Pat has calmed down with maturity. He used to be excitable and have a temper like a tea kettle, arguing with umpires. As a player at the height of his powers he could have won a few more Wimbledons. His injuries were a terrible shame. He had charisma on court along the lines of McEnroe. But parenthood and domestic bliss have centred him. He's become a bit more seasoned and philosophical, with a broader vision.

PAT CASH: We first met way back in October '82. Iron Maiden was touring the world, promoting their latest album. I was in Sydney playing a big indoor tournament. I was just starting to do well on the circuit, competing alongside guys like McEnroe and Connors. Through a local radio station I heard Iron Maiden was performing and I just had to go along. At 18 I was a huge fan of British heavy metal, so I snuck a little tape recorder into the pocket of my leather jacket, to tape the concert for posterity. I remember being searched on the way in and someone from the record company wagging his finger at me, saying: "You're not supposed to do that."

After the concert, I managed to go backstage along with my mates to meet my idols. Like any other kid I was interested in who designed the album sleeves and what their future plans were. It transpired that both Steve Harris, the bass player, and Adrian were tennis enthusiasts who played a lot in their spare time, and that broke the ice. We got on pretty well considering they were seasoned rock stars in their mid 20s. We met again in Melbourne where they were performing and I was in a tournament. I saw three concerts in a row that time and my ears were still ringing seven days later.

It was mutual admiration to begin with. Adrian sported that big hairdo that was prevalent at the time among rock musicians and I had a toned- down version. I was all over the globe on the tennis circuit in the mid- Eighties and Iron Maiden was constantly touring. We kept popping up in the same cities.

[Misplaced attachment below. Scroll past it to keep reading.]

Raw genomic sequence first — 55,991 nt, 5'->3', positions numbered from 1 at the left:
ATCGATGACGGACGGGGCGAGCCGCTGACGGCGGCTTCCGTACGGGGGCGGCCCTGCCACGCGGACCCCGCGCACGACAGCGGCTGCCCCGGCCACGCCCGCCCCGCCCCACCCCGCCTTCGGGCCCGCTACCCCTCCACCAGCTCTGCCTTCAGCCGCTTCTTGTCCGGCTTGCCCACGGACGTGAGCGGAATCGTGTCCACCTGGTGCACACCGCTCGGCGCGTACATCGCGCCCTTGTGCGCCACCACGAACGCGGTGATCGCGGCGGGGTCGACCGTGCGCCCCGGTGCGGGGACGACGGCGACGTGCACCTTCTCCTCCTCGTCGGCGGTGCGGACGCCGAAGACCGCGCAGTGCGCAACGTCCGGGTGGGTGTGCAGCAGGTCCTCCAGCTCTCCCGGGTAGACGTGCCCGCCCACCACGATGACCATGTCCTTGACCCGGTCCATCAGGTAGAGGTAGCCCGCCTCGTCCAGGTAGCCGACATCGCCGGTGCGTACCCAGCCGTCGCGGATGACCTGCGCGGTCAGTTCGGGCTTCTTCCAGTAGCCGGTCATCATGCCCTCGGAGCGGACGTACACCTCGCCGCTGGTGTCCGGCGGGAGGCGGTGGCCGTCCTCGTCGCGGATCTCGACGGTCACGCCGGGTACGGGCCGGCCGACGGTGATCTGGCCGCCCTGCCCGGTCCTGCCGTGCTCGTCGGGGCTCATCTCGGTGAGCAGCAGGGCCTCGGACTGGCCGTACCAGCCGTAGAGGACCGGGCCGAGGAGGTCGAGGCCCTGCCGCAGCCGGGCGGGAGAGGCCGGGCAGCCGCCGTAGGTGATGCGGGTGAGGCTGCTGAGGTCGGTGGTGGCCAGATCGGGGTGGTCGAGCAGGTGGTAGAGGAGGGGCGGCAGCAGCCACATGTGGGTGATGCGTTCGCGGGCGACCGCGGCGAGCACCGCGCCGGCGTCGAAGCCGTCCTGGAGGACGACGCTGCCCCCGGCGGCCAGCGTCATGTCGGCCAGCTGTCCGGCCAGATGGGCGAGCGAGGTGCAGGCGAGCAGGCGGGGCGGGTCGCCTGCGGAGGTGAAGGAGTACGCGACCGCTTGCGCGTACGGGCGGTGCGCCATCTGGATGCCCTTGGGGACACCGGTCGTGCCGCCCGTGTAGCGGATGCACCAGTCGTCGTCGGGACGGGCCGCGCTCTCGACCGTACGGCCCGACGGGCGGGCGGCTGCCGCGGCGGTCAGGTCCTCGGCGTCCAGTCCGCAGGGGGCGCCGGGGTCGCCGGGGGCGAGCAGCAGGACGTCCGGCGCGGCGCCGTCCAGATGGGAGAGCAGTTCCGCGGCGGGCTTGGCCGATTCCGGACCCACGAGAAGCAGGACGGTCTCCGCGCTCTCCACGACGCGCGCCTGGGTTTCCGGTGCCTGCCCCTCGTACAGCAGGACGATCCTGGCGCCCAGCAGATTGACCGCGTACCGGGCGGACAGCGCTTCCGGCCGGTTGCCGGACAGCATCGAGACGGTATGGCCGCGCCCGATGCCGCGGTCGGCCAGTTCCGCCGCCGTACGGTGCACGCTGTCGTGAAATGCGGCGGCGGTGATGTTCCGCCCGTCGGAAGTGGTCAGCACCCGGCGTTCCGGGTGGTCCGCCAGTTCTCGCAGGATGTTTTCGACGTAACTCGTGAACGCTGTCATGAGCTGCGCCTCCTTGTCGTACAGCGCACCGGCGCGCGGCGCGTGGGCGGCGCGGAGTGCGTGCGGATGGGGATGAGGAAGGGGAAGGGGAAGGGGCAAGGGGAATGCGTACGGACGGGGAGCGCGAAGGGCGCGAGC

The first time I ran into Adrian in this country was in London. Unbeknown to each other we were practically neighbours, both living in Fulham. I remember hobbling along on crutches during my injury period, and walking across his driveway as he was reversing his car and I was nearly run over. The air turned blue with expletives, both of us full of righteous indignation. Then came the double takes, "It's Adrian", "Good grief, it's Pat."

It was such a timely meeting for me. I had split up with my partner Anne- Britt and the loneliness was compounded by injury. We started playing snooker. Then Adrian was recording his first solo album and I was allowed in the studio and met a whole new circle of people. I met the musicians in my band, The Wild Colonial Boys, through Adrian. Some of them are ex- members of Iron Maiden.

Over recent years I've spent a lot of time in the UK recovering from injuries and working on projects. We come together quite often as families for barbecues. Our children love each other and get on really well. We both have a set of twins. Adrian has daughters, I have sons. And our wives are good friends; on the phone to each other all the time, organising charity rock concerts together.

There is a similarity between rock and tennis. You're thrust into the limelight with thousands of people watching your every move, waiting for you to excel or fall flat on your face. We travel the world doing our own thing, fulfilling our commitments, and it's quite a solitary life, missing our wives. Adrian and I are both at the stage now where we've had our fling with stardom and are looking to other things. Adrian used to be on the mad constantly but now he's almost a house husband. He's been through the mill and come out wiser. In an ideal world we would live near each other, somewhere warm.